Author: Pat Conroy
Publisher: Random House
Release Date: 2010-07-06
Genre: Biography & Autobiography
In 1954, in Orlando, Florida, nine-year-old Pat Conroy discovered the game of basketball. Orlando was another new hometown for a military kid who had spent his life transferring from one home to another; he was yet again among strangers, still looking for his first Florida friends, but when the 'new kid' got his hands on the ball near the foul line of that unfamiliar court, the course of his life changed dramatically. From that moment until he was twenty-one, the future author defined himself through the game of basketball. In My Losing Season, Conroy takes the reader through his last year playing basketball, as point guard and captain of The Citadel Bulldogs, flashing back constantly to the drama of his coming of age, presenting all the conflict and love that have been at the core of his novels. He vividly re-creates his senior year at that now-famous military college in Charleston, South Carolina, but also tells the story of his heartbreaking childhood and of the wonderful series of events that conspired to rescue his spirit. With poignancy and humour Conroy reveals the inspirations behind his unforgettable characters, pinpoints the emotions that shaped his own character as a young boy, and ultimately recaptures his passage from athlete to writer.
Author: Catherine Seltzer
Publisher: Univ of South Carolina Press
Release Date: 2015-04-15
Genre: Literary Criticism
Pat Conroy’s work as a novelist and a memoirist has indelibly shaped the image of the American South in the cultural imagination. His writing has rendered the physical landscape of the South Carolina lowcountry familiar to legions of readers, and it has staked out a more complex geography as well, one defined by domestic trauma, racial anxiety, religious uncertainty, and cultural ambivalence. In Understanding Pat Conroy, Catherine Seltzer engages in a sustained consideration of Conroy and his work. The study begins with a sketch of Conroy’s biography, a narrative that, while fascinating in its own right, is employed here to illuminate many of the motifs and characters that define his work and to locate him within southern literary tradition. The volume then moves on to explore each of Conroy’s major works, tracing the evolution of the themes within and among each of his novels, including The Great Santini, The Lords of Discipline, The Prince of Tides, Beach Music, and South of Broad, and his memoirs, among them The Water Is Wide and My Losing Season. Seltzer’s insightful close readings of Conroy’s work are supplemented by interviews and archival material, shedding new light on the often-complex dynamics between text and context in Conroy’s oeuvre. More broadly Understanding Pat Conroy also explores the ways that Conroy delights in troubling the boundaries that circumscribe the literary establishment. Seltzer links Conroy’s work to existing debates about the contemporary American canon, and, like Conroy’s work itself, Understanding Pat Conroy will be of interest to his readers, students of American literature, and new and veteran South watchers.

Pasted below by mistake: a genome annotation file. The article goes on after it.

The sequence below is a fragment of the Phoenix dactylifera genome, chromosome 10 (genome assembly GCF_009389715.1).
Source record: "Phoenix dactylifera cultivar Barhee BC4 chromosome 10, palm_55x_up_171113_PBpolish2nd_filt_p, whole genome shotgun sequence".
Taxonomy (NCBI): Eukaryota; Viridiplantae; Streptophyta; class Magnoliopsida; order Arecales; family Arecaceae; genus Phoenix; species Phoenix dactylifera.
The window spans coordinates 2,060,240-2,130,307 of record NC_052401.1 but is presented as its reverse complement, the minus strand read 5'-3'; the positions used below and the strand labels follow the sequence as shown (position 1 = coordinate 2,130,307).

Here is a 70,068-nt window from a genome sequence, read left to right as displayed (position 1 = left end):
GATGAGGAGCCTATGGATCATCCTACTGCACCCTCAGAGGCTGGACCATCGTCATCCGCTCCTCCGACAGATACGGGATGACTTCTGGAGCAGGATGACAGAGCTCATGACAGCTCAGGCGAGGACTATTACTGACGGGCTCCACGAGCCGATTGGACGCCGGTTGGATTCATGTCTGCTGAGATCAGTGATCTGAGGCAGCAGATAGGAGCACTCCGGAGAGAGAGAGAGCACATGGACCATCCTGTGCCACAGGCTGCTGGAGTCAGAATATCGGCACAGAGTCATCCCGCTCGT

Author: Linda Myers
Publisher: John Wiley & Sons
Release Date: 2009-12-22
A groundbreaking work for healing long-term emotional problems The Power of Memoir is a pioneering how-to book that provides a new step-by-step program to use memoir writing as a therapeutic process. By going through these steps you'll learn how to choose the significant milestones and turning points that make up a coherent story leading to a life-changing epiphany. Help uncover the secret stories that are the keys to healing Explore the dynamics and roles of dysfunctional families Heal old wounds, creating a better present and brighter future Using many examples from her students and clients, the author shows how creative, well-planned, and carefully researched memoir writing can offer a process for sorting out the truth from lies and family myths.